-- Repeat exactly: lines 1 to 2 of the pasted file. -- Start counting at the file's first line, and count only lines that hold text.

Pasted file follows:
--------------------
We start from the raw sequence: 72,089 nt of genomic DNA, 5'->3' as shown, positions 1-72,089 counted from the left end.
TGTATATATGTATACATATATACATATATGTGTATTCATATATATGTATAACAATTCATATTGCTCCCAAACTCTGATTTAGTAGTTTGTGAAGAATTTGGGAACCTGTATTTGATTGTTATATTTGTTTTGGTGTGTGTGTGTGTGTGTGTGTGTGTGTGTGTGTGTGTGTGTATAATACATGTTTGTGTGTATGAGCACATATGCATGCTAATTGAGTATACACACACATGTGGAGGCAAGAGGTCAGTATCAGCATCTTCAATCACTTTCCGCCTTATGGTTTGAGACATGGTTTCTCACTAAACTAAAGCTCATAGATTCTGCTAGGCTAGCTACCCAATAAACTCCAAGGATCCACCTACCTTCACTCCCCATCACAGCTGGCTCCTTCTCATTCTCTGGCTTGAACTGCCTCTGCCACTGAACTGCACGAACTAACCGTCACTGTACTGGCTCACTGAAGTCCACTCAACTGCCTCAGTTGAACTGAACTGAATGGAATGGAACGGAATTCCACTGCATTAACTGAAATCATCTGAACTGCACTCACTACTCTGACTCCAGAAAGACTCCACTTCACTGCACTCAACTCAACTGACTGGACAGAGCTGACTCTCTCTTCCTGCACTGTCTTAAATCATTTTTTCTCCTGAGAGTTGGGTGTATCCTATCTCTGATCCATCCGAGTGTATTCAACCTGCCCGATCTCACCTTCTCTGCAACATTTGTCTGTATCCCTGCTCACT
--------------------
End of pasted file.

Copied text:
We start from the raw sequence: 72,089 nt of genomic DNA, 5'->3' as shown, positions 1-72,089 counted from the left end.
TGTATATATGTATACATATATACATATATGTGTATTCATATATATGTATAACAATTCATATTGCTCCCAAACTCTGATTTAGTAGTTTGTGAAGAATTTGGGAACCTGTATTTGATTGTTATATTTGTTTTGGTGTGTGTGTGTGTGTGTGTGTGTGTGTGTGTGTGTGTGTGTATAATACATGTTTGTGTGTATGAGCACATATGCATGCTAATTGAGTATACACACACATGTGGAGGCAAGAGGTCAGTATCAGCATCTTCAATCACTTTCCGCCTTATGGTTTGAGACATGGTTTCTCACTAAACTAAAGCTCATAGATTCTGCTAGGCTAGCTACCCAATAAACTCCAAGGATCCACCTACCTTCACTCCCCATCACAGCTGGCTCCTTCTCATTCTCTGGCTTGAACTGCCTCTGCCACTGAACTGCACGAACTAACCGTCACTGTACTGGCTCACTGAAGTCCACTCAACTGCCTCAGTTGAACTGAACTGAATGGAATGGAACGGAATTCCACTGCATTAACTGAAATCATCTGAACTGCACTCACTACTCTGACTCCAGAAAGACTCCACTTCACTGCACTCAACTCAACTGACTGGACAGAGCTGACTCTCTCTTCCTGCACTGTCTTAAATCATTTTTTCTCCTGAGAGTTGGGTGTATCCTATCTCTGATCCATCCGAGTGTATTCAACCTGCCCGATCTCACCTTCTCTGCAACATTTGTCTGTATCCCTGCTCACT